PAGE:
I had the pleasure of supporting and attending Hacked.io which was a hackday in the most traditional sense of the word. Run by the Geeks of London for 02 Labs, it couldn’t have been more fitting to hold it at the 02 arena (the old millennium dome). Now I knew the plans ahead of most people but I didn’t really think that I might have been a good part of the inspiration for the event.

Melinda broke it down for Ankur Oberoi at 5am.

“Ian use to run Geekdinners which we use to go to. Then went on to run BarCampLondon 1, 2 and 3. After which he ran the first hackday and over the air. Most of the Geeks of London went to the events and once Ian moved on, he passed on geekdinners to me and Cristiano. So we did that and formed the geeks of London. Then we took over Barcamplondon. Now I guess we are taking over hackday. Taking it back to the original idea of sharing ideas and knowledge” (power phrased of course)

On the walk back to the hotel at 5:30am I thought about this… Not only am I delighted to be a inspiration but I’m also over the moon that they have given these events a level of professionalism and sustainability which I could not. No matter what I say about hacked.io, I was blown away by the little things and the ultimate aim of open sharing.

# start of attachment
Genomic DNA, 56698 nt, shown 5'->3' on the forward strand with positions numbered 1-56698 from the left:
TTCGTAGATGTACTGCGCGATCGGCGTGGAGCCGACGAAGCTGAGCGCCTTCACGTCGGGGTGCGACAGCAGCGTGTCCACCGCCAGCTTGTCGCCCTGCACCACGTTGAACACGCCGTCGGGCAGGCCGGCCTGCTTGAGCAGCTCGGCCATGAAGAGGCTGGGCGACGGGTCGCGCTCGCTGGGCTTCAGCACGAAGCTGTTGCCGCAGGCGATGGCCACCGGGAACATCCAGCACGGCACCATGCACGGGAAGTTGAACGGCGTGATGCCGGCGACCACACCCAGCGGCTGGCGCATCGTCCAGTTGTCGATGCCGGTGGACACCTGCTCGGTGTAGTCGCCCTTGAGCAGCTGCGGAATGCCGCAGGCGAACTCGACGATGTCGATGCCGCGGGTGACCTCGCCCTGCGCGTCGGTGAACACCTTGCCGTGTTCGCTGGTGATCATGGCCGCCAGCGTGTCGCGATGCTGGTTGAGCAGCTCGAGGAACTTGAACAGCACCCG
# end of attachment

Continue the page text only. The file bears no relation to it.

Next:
I’m kind of gutted I didn’t hack something myself, but talking to people I learned a bunch of things and some of those things I’m following up with.

Hacked.io promised a lot and deliver much back many things…

Very long queue outside Hacked.io

Of course this is the same team which mainly wrote the controversial hackday manifesto. So it would make sense to compare Hacked.io against there own thoughts…

Announcing the event
Once you know when and how your event will take place, you’ll want to tell the world about it. At a bare minimum, you should decide on a canonical place where all public information about the event lives – this might be a dedicated web site, an event on an existing event online service or some other place which is publicly accessible.

Once you’ve decided where that location is, use tools like Twitter and Facebook to make people aware of the event, and also consider which Google Groups and mailing lists developers relevant to your event may be hanging out. Don’t spam them, though – nobody enjoys that.

On Announcing everything seemed perfect. Everything you needed to know was at hacked.io and the almanac seemed to have all FAQs ready to go. I also felt they hit the right level of communication. Not too much and not too little. Maybe from a supporter side a tiny bit more might not have gone a miss. But generally it was all good.